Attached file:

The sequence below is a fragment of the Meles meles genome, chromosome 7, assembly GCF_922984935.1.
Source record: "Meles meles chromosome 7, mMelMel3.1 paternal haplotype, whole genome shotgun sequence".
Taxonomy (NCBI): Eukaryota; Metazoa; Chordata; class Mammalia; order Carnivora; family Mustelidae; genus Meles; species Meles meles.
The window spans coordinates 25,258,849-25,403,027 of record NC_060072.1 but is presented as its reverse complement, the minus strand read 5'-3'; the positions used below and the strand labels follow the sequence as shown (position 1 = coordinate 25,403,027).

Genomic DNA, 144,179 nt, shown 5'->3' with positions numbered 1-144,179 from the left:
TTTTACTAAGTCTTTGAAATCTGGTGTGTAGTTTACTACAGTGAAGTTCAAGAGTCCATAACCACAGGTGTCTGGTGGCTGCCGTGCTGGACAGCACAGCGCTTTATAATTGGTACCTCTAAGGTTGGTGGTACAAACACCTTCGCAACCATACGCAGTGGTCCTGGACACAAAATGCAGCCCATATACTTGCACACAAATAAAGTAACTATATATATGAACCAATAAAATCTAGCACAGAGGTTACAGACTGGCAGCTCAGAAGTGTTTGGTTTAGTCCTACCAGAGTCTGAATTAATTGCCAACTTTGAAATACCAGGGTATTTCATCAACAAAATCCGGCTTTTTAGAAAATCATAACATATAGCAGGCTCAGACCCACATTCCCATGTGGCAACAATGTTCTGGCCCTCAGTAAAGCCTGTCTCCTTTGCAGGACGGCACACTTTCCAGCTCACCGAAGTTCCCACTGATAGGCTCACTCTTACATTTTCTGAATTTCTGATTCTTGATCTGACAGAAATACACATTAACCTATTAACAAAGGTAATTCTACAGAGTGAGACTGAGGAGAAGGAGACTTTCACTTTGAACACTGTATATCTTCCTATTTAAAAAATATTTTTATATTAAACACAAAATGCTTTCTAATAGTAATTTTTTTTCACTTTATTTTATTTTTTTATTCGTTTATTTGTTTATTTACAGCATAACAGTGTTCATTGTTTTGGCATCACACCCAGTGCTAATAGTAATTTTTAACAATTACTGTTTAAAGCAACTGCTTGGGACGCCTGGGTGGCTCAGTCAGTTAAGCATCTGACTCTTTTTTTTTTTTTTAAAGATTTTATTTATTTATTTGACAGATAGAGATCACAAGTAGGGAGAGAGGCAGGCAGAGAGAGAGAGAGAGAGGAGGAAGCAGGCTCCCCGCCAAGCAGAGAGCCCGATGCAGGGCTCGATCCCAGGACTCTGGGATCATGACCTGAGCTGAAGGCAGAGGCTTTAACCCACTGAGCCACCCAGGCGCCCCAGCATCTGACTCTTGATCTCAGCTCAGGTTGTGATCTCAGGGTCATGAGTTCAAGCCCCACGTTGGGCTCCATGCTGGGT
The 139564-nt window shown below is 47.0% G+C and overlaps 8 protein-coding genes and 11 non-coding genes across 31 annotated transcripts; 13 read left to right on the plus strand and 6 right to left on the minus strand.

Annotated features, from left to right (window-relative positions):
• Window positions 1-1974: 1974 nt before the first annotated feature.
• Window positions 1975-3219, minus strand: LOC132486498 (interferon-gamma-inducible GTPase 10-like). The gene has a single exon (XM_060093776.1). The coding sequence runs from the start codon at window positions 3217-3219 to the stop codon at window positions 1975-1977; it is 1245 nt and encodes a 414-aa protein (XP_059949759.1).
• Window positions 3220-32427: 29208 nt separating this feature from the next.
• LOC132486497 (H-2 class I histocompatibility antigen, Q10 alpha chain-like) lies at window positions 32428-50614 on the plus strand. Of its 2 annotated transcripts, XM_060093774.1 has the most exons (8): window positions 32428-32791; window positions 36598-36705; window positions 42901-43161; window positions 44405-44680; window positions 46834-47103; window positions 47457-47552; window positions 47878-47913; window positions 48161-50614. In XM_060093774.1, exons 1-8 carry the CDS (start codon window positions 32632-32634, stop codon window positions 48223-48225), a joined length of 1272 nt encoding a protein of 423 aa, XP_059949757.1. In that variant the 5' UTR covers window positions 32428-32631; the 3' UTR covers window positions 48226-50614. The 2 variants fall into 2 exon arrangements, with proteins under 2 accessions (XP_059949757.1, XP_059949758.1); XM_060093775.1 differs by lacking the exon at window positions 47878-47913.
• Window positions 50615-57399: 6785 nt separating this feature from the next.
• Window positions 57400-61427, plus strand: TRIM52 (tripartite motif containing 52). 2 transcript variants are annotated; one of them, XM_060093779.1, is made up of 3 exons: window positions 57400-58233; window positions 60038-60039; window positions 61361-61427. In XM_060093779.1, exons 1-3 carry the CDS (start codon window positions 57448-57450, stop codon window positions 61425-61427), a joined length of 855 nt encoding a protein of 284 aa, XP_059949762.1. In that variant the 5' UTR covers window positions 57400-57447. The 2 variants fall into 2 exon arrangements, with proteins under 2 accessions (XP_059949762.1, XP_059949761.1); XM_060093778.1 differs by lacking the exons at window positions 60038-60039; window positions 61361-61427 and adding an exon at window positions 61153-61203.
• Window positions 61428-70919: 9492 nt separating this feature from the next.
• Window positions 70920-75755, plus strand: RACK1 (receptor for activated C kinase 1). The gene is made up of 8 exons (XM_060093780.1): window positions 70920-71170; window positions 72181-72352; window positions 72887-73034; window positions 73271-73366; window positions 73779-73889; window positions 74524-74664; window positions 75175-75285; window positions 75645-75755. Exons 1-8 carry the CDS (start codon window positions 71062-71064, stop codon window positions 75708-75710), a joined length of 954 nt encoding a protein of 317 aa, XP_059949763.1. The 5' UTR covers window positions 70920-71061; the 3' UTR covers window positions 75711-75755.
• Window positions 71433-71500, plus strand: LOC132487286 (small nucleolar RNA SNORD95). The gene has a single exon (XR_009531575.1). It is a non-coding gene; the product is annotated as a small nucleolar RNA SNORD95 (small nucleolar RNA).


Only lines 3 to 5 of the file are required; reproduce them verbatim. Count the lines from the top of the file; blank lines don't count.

Taxonomy (NCBI): Eukaryota; Metazoa; Chordata; class Mammalia; order Carnivora; family Mustelidae; genus Meles; species Meles meles.
The window spans coordinates 25,258,849-25,403,027 of record NC_060072.1 but is presented as its reverse complement, the minus strand read 5'-3'; the positions used below and the strand labels follow the sequence as shown (position 1 = coordinate 25,403,027).

Genomic DNA, 144,179 nt, shown 5'->3' with positions numbered 1-144,179 from the left: